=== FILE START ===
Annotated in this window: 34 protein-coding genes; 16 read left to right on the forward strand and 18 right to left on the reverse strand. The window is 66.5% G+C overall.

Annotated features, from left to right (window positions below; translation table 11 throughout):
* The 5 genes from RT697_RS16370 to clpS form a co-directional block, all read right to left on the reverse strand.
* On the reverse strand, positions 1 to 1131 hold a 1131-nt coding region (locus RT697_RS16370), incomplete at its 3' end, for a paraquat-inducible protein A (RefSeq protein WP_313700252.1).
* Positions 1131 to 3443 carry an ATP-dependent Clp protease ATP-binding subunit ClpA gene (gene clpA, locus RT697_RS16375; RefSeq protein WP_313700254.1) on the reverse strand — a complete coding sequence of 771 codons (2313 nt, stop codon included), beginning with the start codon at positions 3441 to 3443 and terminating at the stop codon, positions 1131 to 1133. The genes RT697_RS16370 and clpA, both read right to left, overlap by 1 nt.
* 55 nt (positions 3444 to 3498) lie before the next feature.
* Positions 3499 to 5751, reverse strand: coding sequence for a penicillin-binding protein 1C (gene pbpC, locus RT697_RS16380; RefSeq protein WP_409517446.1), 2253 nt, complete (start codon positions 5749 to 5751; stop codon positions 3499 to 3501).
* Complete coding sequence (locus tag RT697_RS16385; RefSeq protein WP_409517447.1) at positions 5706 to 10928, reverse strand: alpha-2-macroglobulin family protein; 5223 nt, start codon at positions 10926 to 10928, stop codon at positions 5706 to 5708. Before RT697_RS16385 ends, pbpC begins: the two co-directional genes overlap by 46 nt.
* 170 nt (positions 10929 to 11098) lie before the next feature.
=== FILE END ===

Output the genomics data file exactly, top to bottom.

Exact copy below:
Annotated in this window: 34 protein-coding genes; 16 read left to right on the forward strand and 18 right to left on the reverse strand. The window is 66.5% G+C overall.

Annotated features, from left to right (window positions below; translation table 11 throughout):
* The 5 genes from RT697_RS16370 to clpS form a co-directional block, all read right to left on the reverse strand.
* On the reverse strand, positions 1 to 1131 hold a 1131-nt coding region (locus RT697_RS16370), incomplete at its 3' end, for a paraquat-inducible protein A (RefSeq protein WP_313700252.1).
* Positions 1131 to 3443 carry an ATP-dependent Clp protease ATP-binding subunit ClpA gene (gene clpA, locus RT697_RS16375; RefSeq protein WP_313700254.1) on the reverse strand — a complete coding sequence of 771 codons (2313 nt, stop codon included), beginning with the start codon at positions 3441 to 3443 and terminating at the stop codon, positions 1131 to 1133. The genes RT697_RS16370 and clpA, both read right to left, overlap by 1 nt.
* 55 nt (positions 3444 to 3498) lie before the next feature.
* Positions 3499 to 5751, reverse strand: coding sequence for a penicillin-binding protein 1C (gene pbpC, locus RT697_RS16380; RefSeq protein WP_409517446.1), 2253 nt, complete (start codon positions 5749 to 5751; stop codon positions 3499 to 3501).
* Complete coding sequence (locus tag RT697_RS16385; RefSeq protein WP_409517447.1) at positions 5706 to 10928, reverse strand: alpha-2-macroglobulin family protein; 5223 nt, start codon at positions 10926 to 10928, stop codon at positions 5706 to 5708. Before RT697_RS16385 ends, pbpC begins: the two co-directional genes overlap by 46 nt.
* 170 nt (positions 10929 to 11098) lie before the next feature.